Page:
All secondary school students to have personal learning device by 2028: Ong Ye Kung

There will be an S$200 Edusave top-up to support the purchase of the device.

Tanya Ong | March 04, 2020, 11:18 AM

All students at the secondary level will soon have a Personal Learning Device (PLD).

This was announced by Education Minister Ong Ye Kung during the Committee of Supply debates on March 4.

Use of PLDs in secondary schools

Ong said that teachers can no longer teach the traditional way.

And in order to facilitate new ways of teaching and strengthen digital literacy in schools, Ong announced that the ministry will progressively roll out the use of PLDs to all secondary schools from June 2020, starting with their secondary one cohort.

Every secondary student will own a school-prescribed PLD, which could be a tablet, laptop, or chromebook, by 2028.

The device will support digital lesson plans, and allow teachers to personalise and enhance each student's learning.

To support the purchase of the device, there will an Edusave top-up of S$200 for all eligible Singaporean students. This is an increase from last year’s S$150 top-up.

Ong said he expects that most students will have enough balance in their Edusave accounts to pay for the PLD.

In addition, students from lower-income households will receive further subsidies so that the out-of-pocket cost is S$0.

Equipped with software to monitor usage

MOE clarified that all PLDs will be equipped with a Device Management Application (DMA) software installed.

This software will enable the teachers to guide and monitor students’ device usage, and help to determine the the appropriate teaching and learning applications to be installed into each device.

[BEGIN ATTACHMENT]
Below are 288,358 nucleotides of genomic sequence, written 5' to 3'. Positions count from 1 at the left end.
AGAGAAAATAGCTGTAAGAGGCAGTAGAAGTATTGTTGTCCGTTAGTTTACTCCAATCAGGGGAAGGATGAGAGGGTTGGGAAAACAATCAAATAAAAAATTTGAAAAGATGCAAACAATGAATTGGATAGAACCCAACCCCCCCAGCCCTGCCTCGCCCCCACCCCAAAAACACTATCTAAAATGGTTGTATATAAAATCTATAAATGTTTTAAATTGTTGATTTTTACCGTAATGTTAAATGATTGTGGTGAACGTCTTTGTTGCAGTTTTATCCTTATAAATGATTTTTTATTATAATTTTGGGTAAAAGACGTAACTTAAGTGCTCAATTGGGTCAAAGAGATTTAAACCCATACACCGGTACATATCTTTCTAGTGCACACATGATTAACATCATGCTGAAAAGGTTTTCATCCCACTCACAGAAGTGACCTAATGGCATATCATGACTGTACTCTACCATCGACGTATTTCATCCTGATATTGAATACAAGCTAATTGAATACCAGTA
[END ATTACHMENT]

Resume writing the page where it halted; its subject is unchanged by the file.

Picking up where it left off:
For example, inappropriate websites with adult or extremist content, as well as gaming and gambling websites or applications, will be restricted.

Schools will also have the discretion to decide what applications and websites to enable or disable.

In addition, the DMA also comes with classroom management capabilities to assist teachers in actively guiding and monitoring students’ screens during lesson time.

Strengthening digital literacy

Apart from the PLDs, Ong also highlighted some other measures to strengthen digital literacy in schools.

Ong said,

"We all know how digital literacy is important for our young... One popular response is ‘let us make coding compulsory in schools!’ But that is too simplistic. Not everyone will grow up to be a coder...

He also stated that giving every student a laptop or tablet could potentially cause more harm than good if it proves to be a distraction instead.

Ong said that the introduction of PLDs must be done in the right sequence, to ensure that the curriculum is rightly designed.

He added that teachers have to be equipped with suitable pedagogies first, with the usage of PLDs to enhance teaching and learning.

Hence, Ong emphasised that MOE needs to think about digital literacy more deeply and holistically, rather than simply implementing populist initiatives.

There will be a greater emphasis on cyber wellness education as part of an enhanced Character and Citizenship Education curriculum to be rolled out in 2021.

Under this curriculum, students will be taught how to evaluate what they see online, and to learn to protect themselves against cyberbullying.

The number of secondary schools and junior colleges offering O-Level and A-Level Computing subject will also be expanded.

Top photo via Unsplash, screengrab